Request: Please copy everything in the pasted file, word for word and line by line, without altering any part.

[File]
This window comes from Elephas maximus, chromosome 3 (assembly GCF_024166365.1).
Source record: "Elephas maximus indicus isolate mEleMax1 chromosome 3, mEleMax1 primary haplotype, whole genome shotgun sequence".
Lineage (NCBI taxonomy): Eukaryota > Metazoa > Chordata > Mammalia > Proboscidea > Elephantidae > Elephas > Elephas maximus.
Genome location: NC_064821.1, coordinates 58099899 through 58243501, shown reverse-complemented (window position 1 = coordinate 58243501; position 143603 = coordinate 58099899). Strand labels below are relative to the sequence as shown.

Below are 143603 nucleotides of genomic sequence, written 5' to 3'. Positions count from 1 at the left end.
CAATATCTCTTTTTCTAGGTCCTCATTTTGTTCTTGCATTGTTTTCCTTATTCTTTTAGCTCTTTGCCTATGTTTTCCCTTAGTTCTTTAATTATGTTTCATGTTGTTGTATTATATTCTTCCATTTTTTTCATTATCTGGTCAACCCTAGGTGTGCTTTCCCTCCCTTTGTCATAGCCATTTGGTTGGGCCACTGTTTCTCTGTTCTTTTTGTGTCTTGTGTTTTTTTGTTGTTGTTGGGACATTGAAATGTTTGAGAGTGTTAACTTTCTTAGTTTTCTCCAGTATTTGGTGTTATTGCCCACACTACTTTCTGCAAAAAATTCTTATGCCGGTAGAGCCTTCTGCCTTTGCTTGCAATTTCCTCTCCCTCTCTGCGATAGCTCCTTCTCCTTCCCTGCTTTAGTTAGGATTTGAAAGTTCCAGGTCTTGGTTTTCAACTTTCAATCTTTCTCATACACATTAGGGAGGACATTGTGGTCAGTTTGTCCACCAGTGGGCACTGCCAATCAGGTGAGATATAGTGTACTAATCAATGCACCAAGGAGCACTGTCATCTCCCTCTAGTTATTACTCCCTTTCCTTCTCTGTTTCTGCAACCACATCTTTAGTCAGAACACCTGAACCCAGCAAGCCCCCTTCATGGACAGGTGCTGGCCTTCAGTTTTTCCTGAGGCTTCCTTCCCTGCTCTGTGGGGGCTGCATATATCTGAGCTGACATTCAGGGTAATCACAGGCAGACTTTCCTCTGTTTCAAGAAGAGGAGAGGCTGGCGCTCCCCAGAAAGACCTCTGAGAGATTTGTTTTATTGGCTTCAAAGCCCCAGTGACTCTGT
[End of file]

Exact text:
This window comes from Elephas maximus, chromosome 3 (assembly GCF_024166365.1).
Source record: "Elephas maximus indicus isolate mEleMax1 chromosome 3, mEleMax1 primary haplotype, whole genome shotgun sequence".
Lineage (NCBI taxonomy): Eukaryota > Metazoa > Chordata > Mammalia > Proboscidea > Elephantidae > Elephas > Elephas maximus.
Genome location: NC_064821.1, coordinates 58099899 through 58243501, shown reverse-complemented (window position 1 = coordinate 58243501; position 143603 = coordinate 58099899). Strand labels below are relative to the sequence as shown.

Below are 143603 nucleotides of genomic sequence, written 5' to 3'. Positions count from 1 at the left end.
CAATATCTCTTTTTCTAGGTCCTCATTTTGTTCTTGCATTGTTTTCCTTATTCTTTTAGCTCTTTGCCTATGTTTTCCCTTAGTTCTTTAATTATGTTTCATGTTGTTGTATTATATTCTTCCATTTTTTTCATTATCTGGTCAACCCTAGGTGTGCTTTCCCTCCCTTTGTCATAGCCATTTGGTTGGGCCACTGTTTCTCTGTTCTTTTTGTGTCTTGTGTTTTTTTGTTGTTGTTGGGACATTGAAATGTTTGAGAGTGTTAACTTTCTTAGTTTTCTCCAGTATTTGGTGTTATTGCCCACACTACTTTCTGCAAAAAATTCTTATGCCGGTAGAGCCTTCTGCCTTTGCTTGCAATTTCCTCTCCCTCTCTGCGATAGCTCCTTCTCCTTCCCTGCTTTAGTTAGGATTTGAAAGTTCCAGGTCTTGGTTTTCAACTTTCAATCTTTCTCATACACATTAGGGAGGACATTGTGGTCAGTTTGTCCACCAGTGGGCACTGCCAATCAGGTGAGATATAGTGTACTAATCAATGCACCAAGGAGCACTGTCATCTCCCTCTAGTTATTACTCCCTTTCCTTCTCTGTTTCTGCAACCACATCTTTAGTCAGAACACCTGAACCCAGCAAGCCCCCTTCATGGACAGGTGCTGGCCTTCAGTTTTTCCTGAGGCTTCCTTCCCTGCTCTGTGGGGGCTGCATATATCTGAGCTGACATTCAGGGTAATCACAGGCAGACTTTCCTCTGTTTCAAGAAGAGGAGAGGCTGGCGCTCCCCAGAAAGACCTCTGAGAGATTTGTTTTATTGGCTTCAAAGCCCCAGTGACTCTGT